We get the sense that they were not just fighting for themselves, though that was certainly a big component, but fighting for the millions that needed the medicine that could at least be attempted. The saddest part is seeing the trial and error over the years, where people who did take the early drugs like ATX just didn't get better like they should've. It's a bittersweet conclusion since by the time the medicine did get to the point where AIDS was at least something people could try and not, you know, kill them, so many had already passed (the ticker per-year that comes up becomes more and more shocking, albeit a lot of these numbers were from Africa). As a document of the AIDS/HIV crisis and as a pure protest movie and 'Fight the Powers That Be!' saga, it's moving, harsh, and keeps its story moving with compelling people who faced up to the fact that their fight had to be about science even before it being a social issue.

Oh, and the sort of 'reveal' you don't even expect in the last ten or so minutes... it shoots this up to being essential viewing.

Reviewed by Michael_Elliott N/A

Extremely Well-Made

How to Survive a Plague (2012)

**** (out of 4)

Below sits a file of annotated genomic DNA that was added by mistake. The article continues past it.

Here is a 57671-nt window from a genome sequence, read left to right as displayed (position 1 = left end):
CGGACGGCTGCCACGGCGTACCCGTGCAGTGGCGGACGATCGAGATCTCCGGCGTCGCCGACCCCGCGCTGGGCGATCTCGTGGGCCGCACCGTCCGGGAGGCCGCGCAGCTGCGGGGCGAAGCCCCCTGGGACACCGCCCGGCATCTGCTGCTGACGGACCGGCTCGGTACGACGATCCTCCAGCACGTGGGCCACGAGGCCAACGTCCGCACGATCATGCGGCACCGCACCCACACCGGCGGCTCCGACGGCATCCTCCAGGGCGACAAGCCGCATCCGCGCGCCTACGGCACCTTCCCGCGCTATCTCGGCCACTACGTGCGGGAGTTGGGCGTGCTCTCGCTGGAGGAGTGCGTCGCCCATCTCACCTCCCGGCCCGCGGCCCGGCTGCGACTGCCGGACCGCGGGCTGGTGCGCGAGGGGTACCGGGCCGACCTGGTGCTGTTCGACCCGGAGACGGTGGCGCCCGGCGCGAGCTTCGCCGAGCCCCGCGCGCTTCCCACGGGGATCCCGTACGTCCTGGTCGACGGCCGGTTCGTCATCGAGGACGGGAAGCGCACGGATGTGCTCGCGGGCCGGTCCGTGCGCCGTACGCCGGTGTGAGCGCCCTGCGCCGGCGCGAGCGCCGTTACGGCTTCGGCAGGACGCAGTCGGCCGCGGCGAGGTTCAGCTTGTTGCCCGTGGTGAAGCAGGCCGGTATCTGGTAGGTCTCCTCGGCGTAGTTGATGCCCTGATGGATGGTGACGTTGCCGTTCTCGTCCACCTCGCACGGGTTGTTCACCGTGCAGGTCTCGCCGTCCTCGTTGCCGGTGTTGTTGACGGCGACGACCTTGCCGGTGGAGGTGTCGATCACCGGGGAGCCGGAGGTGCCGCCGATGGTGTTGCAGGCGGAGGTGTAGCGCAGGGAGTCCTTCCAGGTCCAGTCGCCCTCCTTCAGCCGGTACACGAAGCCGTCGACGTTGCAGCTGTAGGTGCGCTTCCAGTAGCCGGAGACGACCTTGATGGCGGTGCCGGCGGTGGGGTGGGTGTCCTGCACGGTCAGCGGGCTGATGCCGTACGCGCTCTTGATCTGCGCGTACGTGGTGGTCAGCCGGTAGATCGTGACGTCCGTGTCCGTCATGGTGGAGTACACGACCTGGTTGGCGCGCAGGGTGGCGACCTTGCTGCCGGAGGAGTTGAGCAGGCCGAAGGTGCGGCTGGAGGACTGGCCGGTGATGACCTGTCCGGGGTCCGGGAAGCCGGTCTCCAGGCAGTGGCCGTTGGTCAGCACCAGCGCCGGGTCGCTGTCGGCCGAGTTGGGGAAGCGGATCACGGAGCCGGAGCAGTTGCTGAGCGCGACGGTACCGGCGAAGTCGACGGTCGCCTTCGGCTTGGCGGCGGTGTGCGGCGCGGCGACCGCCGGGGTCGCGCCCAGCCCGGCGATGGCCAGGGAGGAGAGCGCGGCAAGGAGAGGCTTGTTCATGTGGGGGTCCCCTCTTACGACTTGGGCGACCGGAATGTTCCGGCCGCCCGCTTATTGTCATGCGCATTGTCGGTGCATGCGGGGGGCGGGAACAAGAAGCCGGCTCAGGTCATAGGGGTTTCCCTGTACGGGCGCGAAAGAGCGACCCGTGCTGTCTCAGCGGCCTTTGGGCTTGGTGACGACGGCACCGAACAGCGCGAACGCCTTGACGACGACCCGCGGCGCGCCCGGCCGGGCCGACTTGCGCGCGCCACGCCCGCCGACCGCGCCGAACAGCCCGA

David France's excellent documentary takes us back in time to see the fight AIDS activists had to go through in order to get where we are today. Through video clips, interviews and other forms of video footage we see how the times changed throughout the years while the main focus of the film is set during the late 80s and early 90s when political indifference and a lack of any plan caused millions of people to die while drugs that might have helped them weren't being given to them. What's so great about this movie is that it uses video footage from throughout the decades to tell its story. It could be media reports, underground videos, appearances by people on talk shows or various other forms of footage that really gives one a terrific idea of this uphill fight. Director France does a rather remarkable job editing the footage together to give the viewer a complete idea of what it was like during these times when it seems no one could agree on what to do next. The film covers the activists hopes for what would happen, the politicians refuses to step in for a variety of reasons and even the Catholic church's controversial statement that condoms were sinful. I thought the film really did do a great job at showing future generations the "war" that these people were pretty much going through in order to try and get something done. Some will argue, perhaps rightfully, that the film is too one-sided since it only gives off one side. I understand this argument and I would have liked to have heard from some of the medical departments on why more wasn't done. Still, HOW TO SURVIVE A PLAGUE is a pretty haunting and dramatic little picture that will certainly be a staple of its subject for years to come.